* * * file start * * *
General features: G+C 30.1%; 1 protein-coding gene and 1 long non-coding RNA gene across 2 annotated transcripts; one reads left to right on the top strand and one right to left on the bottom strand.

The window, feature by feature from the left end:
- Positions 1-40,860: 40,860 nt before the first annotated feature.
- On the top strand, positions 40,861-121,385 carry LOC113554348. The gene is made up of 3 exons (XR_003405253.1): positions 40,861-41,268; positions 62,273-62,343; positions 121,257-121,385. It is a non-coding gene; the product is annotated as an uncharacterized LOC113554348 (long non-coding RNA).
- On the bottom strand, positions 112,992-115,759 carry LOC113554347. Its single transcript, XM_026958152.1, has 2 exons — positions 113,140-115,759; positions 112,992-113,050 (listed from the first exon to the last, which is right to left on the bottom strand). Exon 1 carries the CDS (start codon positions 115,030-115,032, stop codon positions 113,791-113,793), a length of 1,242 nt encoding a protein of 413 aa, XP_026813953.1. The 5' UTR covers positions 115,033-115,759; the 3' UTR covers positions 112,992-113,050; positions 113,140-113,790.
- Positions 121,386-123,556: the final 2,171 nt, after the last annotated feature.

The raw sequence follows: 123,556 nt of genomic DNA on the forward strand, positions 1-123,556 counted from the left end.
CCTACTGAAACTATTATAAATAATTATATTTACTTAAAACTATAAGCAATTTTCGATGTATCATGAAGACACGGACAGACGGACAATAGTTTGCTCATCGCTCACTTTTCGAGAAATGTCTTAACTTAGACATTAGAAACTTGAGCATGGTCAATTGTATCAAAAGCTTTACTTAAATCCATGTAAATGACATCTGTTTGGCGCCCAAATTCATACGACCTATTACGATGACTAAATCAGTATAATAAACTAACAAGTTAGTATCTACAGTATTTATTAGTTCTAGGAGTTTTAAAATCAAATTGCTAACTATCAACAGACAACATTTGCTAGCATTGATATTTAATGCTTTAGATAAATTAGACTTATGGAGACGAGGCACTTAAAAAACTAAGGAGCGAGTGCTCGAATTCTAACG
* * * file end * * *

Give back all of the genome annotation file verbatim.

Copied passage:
General features: G+C 30.1%; 1 protein-coding gene and 1 long non-coding RNA gene across 2 annotated transcripts; one reads left to right on the top strand and one right to left on the bottom strand.

The window, feature by feature from the left end:
- Positions 1-40,860: 40,860 nt before the first annotated feature.
- On the top strand, positions 40,861-121,385 carry LOC113554348. The gene is made up of 3 exons (XR_003405253.1): positions 40,861-41,268; positions 62,273-62,343; positions 121,257-121,385. It is a non-coding gene; the product is annotated as an uncharacterized LOC113554348 (long non-coding RNA).
- On the bottom strand, positions 112,992-115,759 carry LOC113554347. Its single transcript, XM_026958152.1, has 2 exons — positions 113,140-115,759; positions 112,992-113,050 (listed from the first exon to the last, which is right to left on the bottom strand). Exon 1 carries the CDS (start codon positions 115,030-115,032, stop codon positions 113,791-113,793), a length of 1,242 nt encoding a protein of 413 aa, XP_026813953.1. The 5' UTR covers positions 115,033-115,759; the 3' UTR covers positions 112,992-113,050; positions 113,140-113,790.
- Positions 121,386-123,556: the final 2,171 nt, after the last annotated feature.

The raw sequence follows: 123,556 nt of genomic DNA on the forward strand, positions 1-123,556 counted from the left end.
CCTACTGAAACTATTATAAATAATTATATTTACTTAAAACTATAAGCAATTTTCGATGTATCATGAAGACACGGACAGACGGACAATAGTTTGCTCATCGCTCACTTTTCGAGAAATGTCTTAACTTAGACATTAGAAACTTGAGCATGGTCAATTGTATCAAAAGCTTTACTTAAATCCATGTAAATGACATCTGTTTGGCGCCCAAATTCATACGACCTATTACGATGACTAAATCAGTATAATAAACTAACAAGTTAGTATCTACAGTATTTATTAGTTCTAGGAGTTTTAAAATCAAATTGCTAACTATCAACAGACAACATTTGCTAGCATTGATATTTAATGCTTTAGATAAATTAGACTTATGGAGACGAGGCACTTAAAAAACTAAGGAGCGAGTGCTCGAATTCTAACG